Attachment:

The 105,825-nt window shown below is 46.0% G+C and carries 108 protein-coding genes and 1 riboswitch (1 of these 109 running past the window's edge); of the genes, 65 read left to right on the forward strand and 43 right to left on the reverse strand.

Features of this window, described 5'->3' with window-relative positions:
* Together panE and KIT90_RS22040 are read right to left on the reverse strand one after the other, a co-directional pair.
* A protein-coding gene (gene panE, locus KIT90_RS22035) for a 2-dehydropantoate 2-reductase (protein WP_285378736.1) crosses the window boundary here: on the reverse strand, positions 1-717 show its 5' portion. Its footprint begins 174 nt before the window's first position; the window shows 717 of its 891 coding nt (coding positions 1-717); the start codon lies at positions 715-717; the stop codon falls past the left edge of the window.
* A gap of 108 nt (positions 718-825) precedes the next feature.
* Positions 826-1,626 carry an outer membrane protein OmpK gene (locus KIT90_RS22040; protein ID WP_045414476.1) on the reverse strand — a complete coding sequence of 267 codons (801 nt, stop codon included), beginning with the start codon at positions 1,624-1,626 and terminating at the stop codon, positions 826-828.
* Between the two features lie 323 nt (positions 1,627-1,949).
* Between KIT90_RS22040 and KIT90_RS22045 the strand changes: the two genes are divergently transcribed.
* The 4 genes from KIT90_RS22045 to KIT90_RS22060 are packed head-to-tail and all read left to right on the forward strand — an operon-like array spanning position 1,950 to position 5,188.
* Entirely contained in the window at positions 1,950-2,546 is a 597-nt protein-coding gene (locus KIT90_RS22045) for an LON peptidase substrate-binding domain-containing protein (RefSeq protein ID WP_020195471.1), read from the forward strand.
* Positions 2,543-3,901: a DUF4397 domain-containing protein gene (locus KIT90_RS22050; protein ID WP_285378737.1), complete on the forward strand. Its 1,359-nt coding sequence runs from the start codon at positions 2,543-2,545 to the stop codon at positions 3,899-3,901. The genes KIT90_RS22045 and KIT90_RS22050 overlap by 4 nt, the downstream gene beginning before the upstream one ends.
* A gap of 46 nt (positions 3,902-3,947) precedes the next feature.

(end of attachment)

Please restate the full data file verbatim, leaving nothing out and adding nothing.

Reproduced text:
The 105,825-nt window shown below is 46.0% G+C and carries 108 protein-coding genes and 1 riboswitch (1 of these 109 running past the window's edge); of the genes, 65 read left to right on the forward strand and 43 right to left on the reverse strand.

Features of this window, described 5'->3' with window-relative positions:
* Together panE and KIT90_RS22040 are read right to left on the reverse strand one after the other, a co-directional pair.
* A protein-coding gene (gene panE, locus KIT90_RS22035) for a 2-dehydropantoate 2-reductase (protein WP_285378736.1) crosses the window boundary here: on the reverse strand, positions 1-717 show its 5' portion. Its footprint begins 174 nt before the window's first position; the window shows 717 of its 891 coding nt (coding positions 1-717); the start codon lies at positions 715-717; the stop codon falls past the left edge of the window.
* A gap of 108 nt (positions 718-825) precedes the next feature.
* Positions 826-1,626 carry an outer membrane protein OmpK gene (locus KIT90_RS22040; protein ID WP_045414476.1) on the reverse strand — a complete coding sequence of 267 codons (801 nt, stop codon included), beginning with the start codon at positions 1,624-1,626 and terminating at the stop codon, positions 826-828.
* Between the two features lie 323 nt (positions 1,627-1,949).
* Between KIT90_RS22040 and KIT90_RS22045 the strand changes: the two genes are divergently transcribed.
* The 4 genes from KIT90_RS22045 to KIT90_RS22060 are packed head-to-tail and all read left to right on the forward strand — an operon-like array spanning position 1,950 to position 5,188.
* Entirely contained in the window at positions 1,950-2,546 is a 597-nt protein-coding gene (locus KIT90_RS22045) for an LON peptidase substrate-binding domain-containing protein (RefSeq protein ID WP_020195471.1), read from the forward strand.
* Positions 2,543-3,901: a DUF4397 domain-containing protein gene (locus KIT90_RS22050; protein ID WP_285378737.1), complete on the forward strand. Its 1,359-nt coding sequence runs from the start codon at positions 2,543-2,545 to the stop codon at positions 3,899-3,901. The genes KIT90_RS22045 and KIT90_RS22050 overlap by 4 nt, the downstream gene beginning before the upstream one ends.
* A gap of 46 nt (positions 3,902-3,947) precedes the next feature.